Getting In Sync: What Improvisational Theater has to Teach Co-mediators
By Ann McBroom
King County Interlocal Conflict Resolution Group
What do improvisational theater and co-mediation have in common? Both involve two or more people, both are guided by a structure and a set of principles, both occur “in the moment,” and both engage around previously unknown subject matter. Improvisational masters appear to shift seamlessly, blending with and moving between each other with such ease that the production might appear scripted. But it isn’t – and that’s the beauty!
Anyone who has been part of a co-mediation team, or has observed a co-mediator team, knows the potential pitfalls and challenges these teams face. It can sometimes look as though each mediator is mediating independently, or batting the lead between them like a shuttle cock in a badminton game. One mediator may dominate, and the other may remain silent. Or perhaps one mediator may head down a path that neither the co-mediator or the parties can follow. Even so, the benefits of co-mediation are great: two minds, two sets of eyes and ears, the balance of gender, race and age. Seamless co-mediation is possible, and when it happens the results are as amazing as an improvisational jazz concert, when everything goes just right.
As an improviser, you set out to create something with no preconception of how you might do it. Let’s look at the principles and how we can apply those principles in our co-mediation teams.
Acceptance. Improvisational art is based on the idea that no matter what your partner hands you, you will receive it. When your fellow comic starts out with “You are a big green frog…” you might say “rrrbbt”, and the show would go on. But if you say, “No, I am not!” or you become speechless, the show stops. Acceptance means that no matter what comes your way, your response is always “yes…and.” “Yes, and…” adds to and multiplies the potential. A “no, but…” response, no matter how subtle, subtracts and divides. Acceptance does not mean giving in, but rather, surrendering to the idea that there are possibilities waiting to emerge.
Mutuality. Mutuality requires a symbiotic joining together. While each person maintains their own center, their own core, through give and take they develop a “third thing.” Imagine two people, each standing straight, breathing deeply, feeling their own center and gravity. Imagine a ball is placed between them, their bodies holding the ball several feet from the floor. Imagine one person begins to move, and in order to keep the ball pressed between their bodies and off the floor, the other person must also move. Each moves and the other follows in a dance of mutuality. The ball stays between them. The ball becomes their new core. This ability to “follow the follower” occurs through continual give and take, offer and acceptance.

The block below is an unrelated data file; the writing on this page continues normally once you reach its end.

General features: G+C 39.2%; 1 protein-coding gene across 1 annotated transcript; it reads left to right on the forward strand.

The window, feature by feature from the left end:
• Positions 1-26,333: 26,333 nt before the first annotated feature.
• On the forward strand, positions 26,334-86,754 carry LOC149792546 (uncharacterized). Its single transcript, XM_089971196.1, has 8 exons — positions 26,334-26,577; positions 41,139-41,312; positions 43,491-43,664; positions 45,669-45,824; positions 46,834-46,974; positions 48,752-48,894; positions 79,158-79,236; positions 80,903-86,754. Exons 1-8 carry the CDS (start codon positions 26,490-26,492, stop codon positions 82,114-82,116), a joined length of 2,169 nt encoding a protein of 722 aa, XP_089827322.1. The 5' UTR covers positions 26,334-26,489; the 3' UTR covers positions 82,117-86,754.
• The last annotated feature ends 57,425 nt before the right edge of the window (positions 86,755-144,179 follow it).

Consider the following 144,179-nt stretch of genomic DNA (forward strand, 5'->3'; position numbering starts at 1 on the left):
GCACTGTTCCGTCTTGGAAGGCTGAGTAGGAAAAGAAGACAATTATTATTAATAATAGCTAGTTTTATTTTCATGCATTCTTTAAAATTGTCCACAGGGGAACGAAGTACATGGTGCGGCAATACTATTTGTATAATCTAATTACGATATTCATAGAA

Creativity. Creativity exists in every one of us. Remember when you were in kindergarten and your teacher asked. “Do I have any artists in the room?” How many five year–olds raised their hands? I bet you did! I know my shining moments as an artist occurred at age five. Now, let me ask you this…WHAT HAPPENED? The creativity still lies within you. Viola Spolin, the founder of improvisational theatre, describes creativity as “a greater capacity for experiencing your environment. Get out of your head, don’t let your pre-planned strategies interfere with your ability to accept the gifts your environment offers.
Risk-taking. How often do you avoid stepping up, stepping out, taking a risk, because you are afraid of what you don’t know, or because of the unknown outcome? If you are to practice mutuality, you must be willing to step out, accept, follow the follower. What if you are left on the stage, alone, holding the bag? Conflict is always risky, but can lead to amazingly creative outcomes. When two mediators take risks with each other, you can invite your parties into the creative process.
Trust. How would your relationship with your co-mediator change if you were able to trust that they would not you leave you alone on the stage? What if you knew that they would follow you where ever you went? What if you knew that when you followed your co-mediator, they were taking you exactly to the place where you, and the parties, were meant to go? Trust is the glue that holds improvisation together. How would the mediation be different if you trusted your own instincts and the instincts of your co-mediator?
Awareness. Awareness is an illusive quality. Self-awareness requires continual checking in with our own responses. In improvisation, and in co-mediation, awareness involves all that is in our environment and it’s affect on us as well as others. It requires breath, the quieting our internal “chatter,” listening deeply, and the surrender to genuine curiosity.
How can you become a better co-mediator? Practice the principles of improvisation, and practice, practice, practice. It requires both intention and discipline. AND…you will love the results!